If you're an avid reader of Vanity Fair who's constantly on the move, you'll be pleasantly surprised to learn that the popular publication has launched an iPhone version tailored specifically for you. The app is reported to contain the full content of the print magazine, all while categorizing articles according to how long it takes to read them.
With a 24/7 news cycle constantly spitting headlines every which way, staying informed can be a daunting task. A bunch of apps have tried to solve this problem in unique ways, but the better they are, the quicker they seem to get acquired, shut down, and folded into other services. Wibbitz just might be the next candidate for a headline-grabbing mega-sale. With a delightful interface and spot-on article summaries, Wibbitz creates beautiful mini-videos of the day's news, combining photos, graphics, and fonts into a stunning package.
When it comes to Google Reader replacements, can there be only one? The folks behind Feedly seem to believe there’s room for everyone, and have engineered a cloud sync solution that extends its reach across rival apps and onto competing platforms. Feedly’s own free, universal app is a spectacularly polished effort capable of turning websites into beautiful, swipe-ready cards. If that’s not your cup of tea, content can also be viewed in title-only, list, or even Flipboard-style magazine views, making it one of the most customizable news readers we’ve ever used.
To die-hard news junkies, word that Google Reader would be put down like a sick animal came as quite a shock. Developers instead saw this as an opportunity to fill that gaping hole with something fresh – a challenge the new owners of Digg quickly attacked with their own shovels. The result is Digg Reader. It's not a separate product, but rather a feature bolted onto the existing web service and now added to the free, universal iOS app. For existing Digg users, the app offers the best of both worlds: All the Top Stories they know and love, plus favorite RSS feeds rescued from Google Reader. Sadly, it's rather short on features and functionality for RSS power users.
Understanding classic poetry is hard enough, but memorizing it can be downright cruel. With archaic language, tricky rhymes, and unexpected rhythm variations, trying to remember the exact way William Shakespeare felt about the woman he loved can pretty much suck the beauty right out of it. Penguin Classics' Poems by Heart makes it easy (well, easier) to commit the classics to memory by turning the whole tedious process into a game, with level-ups and progress achievements that unlock as you learn.
While RSS lovers continue to mourn the loss of Google Reader, competing services are already moving on with new ideas to replace it -- such as Flipboard, whose latest update allows users to create custom magazines to share with others.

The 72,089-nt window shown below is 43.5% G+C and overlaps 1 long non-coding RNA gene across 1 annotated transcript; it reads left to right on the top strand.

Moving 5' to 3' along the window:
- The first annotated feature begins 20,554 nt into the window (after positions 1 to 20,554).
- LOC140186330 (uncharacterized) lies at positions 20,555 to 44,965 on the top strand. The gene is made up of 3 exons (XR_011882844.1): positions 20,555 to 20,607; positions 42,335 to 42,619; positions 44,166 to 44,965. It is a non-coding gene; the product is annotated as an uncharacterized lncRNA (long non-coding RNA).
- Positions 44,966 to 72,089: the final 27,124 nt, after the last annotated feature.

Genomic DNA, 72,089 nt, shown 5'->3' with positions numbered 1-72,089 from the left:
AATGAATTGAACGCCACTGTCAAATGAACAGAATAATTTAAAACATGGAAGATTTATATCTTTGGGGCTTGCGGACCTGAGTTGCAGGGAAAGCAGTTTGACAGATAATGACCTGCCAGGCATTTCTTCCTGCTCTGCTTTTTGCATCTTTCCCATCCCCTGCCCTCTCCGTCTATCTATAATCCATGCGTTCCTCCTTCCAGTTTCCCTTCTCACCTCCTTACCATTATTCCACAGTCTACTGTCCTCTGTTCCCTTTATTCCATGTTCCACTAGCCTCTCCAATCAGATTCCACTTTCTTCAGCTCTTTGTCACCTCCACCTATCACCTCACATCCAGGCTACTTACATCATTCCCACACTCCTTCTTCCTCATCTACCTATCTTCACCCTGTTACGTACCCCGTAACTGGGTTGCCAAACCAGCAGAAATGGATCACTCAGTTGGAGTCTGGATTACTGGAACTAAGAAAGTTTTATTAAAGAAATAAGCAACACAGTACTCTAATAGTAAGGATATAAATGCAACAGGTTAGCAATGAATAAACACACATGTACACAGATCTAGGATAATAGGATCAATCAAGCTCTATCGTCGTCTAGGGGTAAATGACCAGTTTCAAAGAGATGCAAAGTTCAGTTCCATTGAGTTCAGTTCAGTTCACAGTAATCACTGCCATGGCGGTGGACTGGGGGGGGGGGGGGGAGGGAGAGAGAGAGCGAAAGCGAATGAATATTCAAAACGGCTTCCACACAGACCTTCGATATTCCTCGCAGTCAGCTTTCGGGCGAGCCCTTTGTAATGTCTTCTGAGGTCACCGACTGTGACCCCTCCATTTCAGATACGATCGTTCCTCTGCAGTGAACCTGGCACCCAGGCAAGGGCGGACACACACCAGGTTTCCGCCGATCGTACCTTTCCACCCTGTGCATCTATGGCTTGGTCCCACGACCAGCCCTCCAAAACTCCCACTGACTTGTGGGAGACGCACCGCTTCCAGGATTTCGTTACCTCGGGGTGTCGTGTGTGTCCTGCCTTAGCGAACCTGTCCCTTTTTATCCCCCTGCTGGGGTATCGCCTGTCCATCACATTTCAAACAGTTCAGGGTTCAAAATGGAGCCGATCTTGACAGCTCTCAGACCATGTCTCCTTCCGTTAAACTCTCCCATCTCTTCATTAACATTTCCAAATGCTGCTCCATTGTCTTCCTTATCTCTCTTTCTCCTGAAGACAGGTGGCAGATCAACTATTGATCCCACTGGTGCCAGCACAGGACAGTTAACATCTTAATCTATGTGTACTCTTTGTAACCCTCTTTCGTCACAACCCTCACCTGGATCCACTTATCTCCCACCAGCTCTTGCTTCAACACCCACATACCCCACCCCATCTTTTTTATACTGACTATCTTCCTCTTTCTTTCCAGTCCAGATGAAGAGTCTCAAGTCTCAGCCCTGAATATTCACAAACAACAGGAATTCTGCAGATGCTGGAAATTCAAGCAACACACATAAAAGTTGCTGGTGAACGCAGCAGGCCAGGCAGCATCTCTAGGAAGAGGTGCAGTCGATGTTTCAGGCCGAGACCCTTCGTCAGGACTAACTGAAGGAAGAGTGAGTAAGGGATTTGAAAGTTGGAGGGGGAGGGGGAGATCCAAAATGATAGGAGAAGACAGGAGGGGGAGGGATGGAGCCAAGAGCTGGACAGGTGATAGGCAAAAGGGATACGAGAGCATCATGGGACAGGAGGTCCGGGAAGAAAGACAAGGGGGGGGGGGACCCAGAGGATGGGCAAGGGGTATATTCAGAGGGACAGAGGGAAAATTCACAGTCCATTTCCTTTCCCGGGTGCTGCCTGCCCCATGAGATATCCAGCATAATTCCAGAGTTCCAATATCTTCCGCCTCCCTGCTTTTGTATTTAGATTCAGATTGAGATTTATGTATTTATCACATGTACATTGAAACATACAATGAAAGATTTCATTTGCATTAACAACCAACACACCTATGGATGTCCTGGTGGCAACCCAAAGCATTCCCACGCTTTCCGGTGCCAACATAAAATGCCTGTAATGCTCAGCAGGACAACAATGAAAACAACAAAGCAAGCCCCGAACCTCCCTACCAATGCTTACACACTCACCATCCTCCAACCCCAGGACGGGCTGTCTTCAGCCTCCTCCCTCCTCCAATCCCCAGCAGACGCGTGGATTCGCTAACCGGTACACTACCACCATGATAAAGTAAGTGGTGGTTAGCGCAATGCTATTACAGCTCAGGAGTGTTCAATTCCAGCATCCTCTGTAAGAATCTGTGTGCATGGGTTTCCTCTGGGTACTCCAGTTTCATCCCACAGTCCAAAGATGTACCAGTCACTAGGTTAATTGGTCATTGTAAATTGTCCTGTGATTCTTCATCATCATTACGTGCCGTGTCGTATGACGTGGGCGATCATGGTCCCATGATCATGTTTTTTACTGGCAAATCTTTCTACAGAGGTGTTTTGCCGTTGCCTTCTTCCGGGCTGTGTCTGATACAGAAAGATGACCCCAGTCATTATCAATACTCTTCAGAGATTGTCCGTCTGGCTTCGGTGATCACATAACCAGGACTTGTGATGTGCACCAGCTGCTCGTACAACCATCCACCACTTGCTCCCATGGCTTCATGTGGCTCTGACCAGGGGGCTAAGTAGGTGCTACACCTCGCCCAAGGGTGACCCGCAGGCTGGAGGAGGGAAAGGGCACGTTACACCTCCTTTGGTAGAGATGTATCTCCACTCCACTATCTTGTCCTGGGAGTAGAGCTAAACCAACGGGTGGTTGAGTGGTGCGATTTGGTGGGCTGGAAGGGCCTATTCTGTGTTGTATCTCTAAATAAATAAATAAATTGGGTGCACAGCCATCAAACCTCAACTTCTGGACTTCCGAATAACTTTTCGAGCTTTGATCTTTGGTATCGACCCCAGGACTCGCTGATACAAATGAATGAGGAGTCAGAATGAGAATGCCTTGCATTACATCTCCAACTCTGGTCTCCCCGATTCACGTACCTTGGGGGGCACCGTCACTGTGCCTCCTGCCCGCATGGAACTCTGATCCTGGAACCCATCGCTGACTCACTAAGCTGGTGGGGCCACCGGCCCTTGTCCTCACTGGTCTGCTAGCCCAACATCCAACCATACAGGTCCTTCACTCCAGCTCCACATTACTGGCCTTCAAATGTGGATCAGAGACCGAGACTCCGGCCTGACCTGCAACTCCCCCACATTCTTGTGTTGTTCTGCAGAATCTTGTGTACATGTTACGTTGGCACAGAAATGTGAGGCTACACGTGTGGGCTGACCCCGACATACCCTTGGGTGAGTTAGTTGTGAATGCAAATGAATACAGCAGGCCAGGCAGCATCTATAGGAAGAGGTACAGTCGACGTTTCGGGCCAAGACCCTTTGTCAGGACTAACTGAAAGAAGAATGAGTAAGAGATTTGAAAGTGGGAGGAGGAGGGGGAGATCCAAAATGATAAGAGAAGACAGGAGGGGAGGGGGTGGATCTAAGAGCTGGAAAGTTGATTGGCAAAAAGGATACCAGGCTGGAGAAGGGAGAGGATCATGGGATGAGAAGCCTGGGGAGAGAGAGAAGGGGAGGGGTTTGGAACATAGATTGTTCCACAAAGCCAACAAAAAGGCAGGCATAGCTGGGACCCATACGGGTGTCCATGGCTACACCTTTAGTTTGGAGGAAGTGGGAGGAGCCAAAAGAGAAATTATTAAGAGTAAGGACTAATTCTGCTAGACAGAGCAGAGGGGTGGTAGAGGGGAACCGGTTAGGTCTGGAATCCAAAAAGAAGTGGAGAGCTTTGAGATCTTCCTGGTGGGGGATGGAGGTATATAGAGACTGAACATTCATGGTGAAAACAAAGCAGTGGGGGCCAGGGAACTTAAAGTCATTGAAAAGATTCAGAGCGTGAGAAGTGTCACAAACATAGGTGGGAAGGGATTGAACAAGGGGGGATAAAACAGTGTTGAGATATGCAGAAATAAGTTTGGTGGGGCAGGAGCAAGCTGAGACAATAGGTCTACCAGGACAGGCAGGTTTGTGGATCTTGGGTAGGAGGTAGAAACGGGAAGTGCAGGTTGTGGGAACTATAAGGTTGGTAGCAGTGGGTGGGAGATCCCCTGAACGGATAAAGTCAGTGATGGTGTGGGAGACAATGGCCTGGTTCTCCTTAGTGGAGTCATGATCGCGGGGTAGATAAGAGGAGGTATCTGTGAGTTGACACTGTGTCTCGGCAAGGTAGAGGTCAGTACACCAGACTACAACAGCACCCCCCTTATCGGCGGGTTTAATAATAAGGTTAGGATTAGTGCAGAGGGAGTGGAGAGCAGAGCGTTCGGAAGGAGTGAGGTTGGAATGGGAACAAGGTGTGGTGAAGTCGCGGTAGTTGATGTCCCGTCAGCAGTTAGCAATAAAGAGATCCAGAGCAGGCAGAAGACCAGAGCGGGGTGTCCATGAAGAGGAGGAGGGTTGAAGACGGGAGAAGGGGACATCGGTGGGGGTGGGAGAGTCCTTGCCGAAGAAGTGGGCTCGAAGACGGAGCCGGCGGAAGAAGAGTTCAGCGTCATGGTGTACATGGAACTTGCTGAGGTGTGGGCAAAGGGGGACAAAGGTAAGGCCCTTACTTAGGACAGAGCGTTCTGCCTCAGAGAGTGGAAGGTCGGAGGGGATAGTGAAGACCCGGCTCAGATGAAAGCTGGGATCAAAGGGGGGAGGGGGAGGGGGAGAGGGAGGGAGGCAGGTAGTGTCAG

Every Monday, we'll show you how to do something new and simple with Apple's built-in command line application. You don't need any fancy software, or a knowledge of coding to do any of these. All you need is a keyboard to type 'em out!
Know of a great command line command, but don’t know all of its features or how to use it? If only you had a way to display a manual for the command. Well, as it turns out, there’s a command for just that. Enter “man” (short for manual). Using this command, you can see the command and all of its parameters that can be used with it. Continue reading, and we’ll show you how to take advantage of this built-in guide.
It hasn't been long since the ball dropped on January 1, one of the many traditions that commemorates the beginning of a new year. Another common practice is committing to a New Year's resolution: a goal aimed towards bettering oneself over the next 365-or-so days. If your dedication is already wavering and your objective has been lost in the haze of these post-holiday days, you may need a little extra help to remain on task as the year progresses. We've collected eight apps geared toward some of the more common New Year's resolutions that will help you make good on your promise to yourself.
With 24-hour news cycles bombarding our eyes with headlines every second, it can be overwhelming to try and keep up with the main news of the day, let alone digesting it beyond a scrolling headline or RSS link. Wouldn't it be nice if someone would just summarize it all for us in small bites that still left us satisfied? The aptly-named Summly tries its best to do just that. With a Neuro-Linguistics Programming and Artificial Intelligence-powered algorithm (seriously), Summly peruses a plethora of sources to curate 400-character summaries of the day's hottest stories that fit neatly on the iPhone screen, without needing to scroll.
Since its introduction, there are many users who have never downloaded a Newsstand-enabled app to their iOS device. The icon just sits, taking up space on your home screen, without any way to turn it off, or remove the icon--until now. Thanks to a small Mac and Windows app called StifleStand, you can hide the Newsstand app in a folder without jailbreaking your device.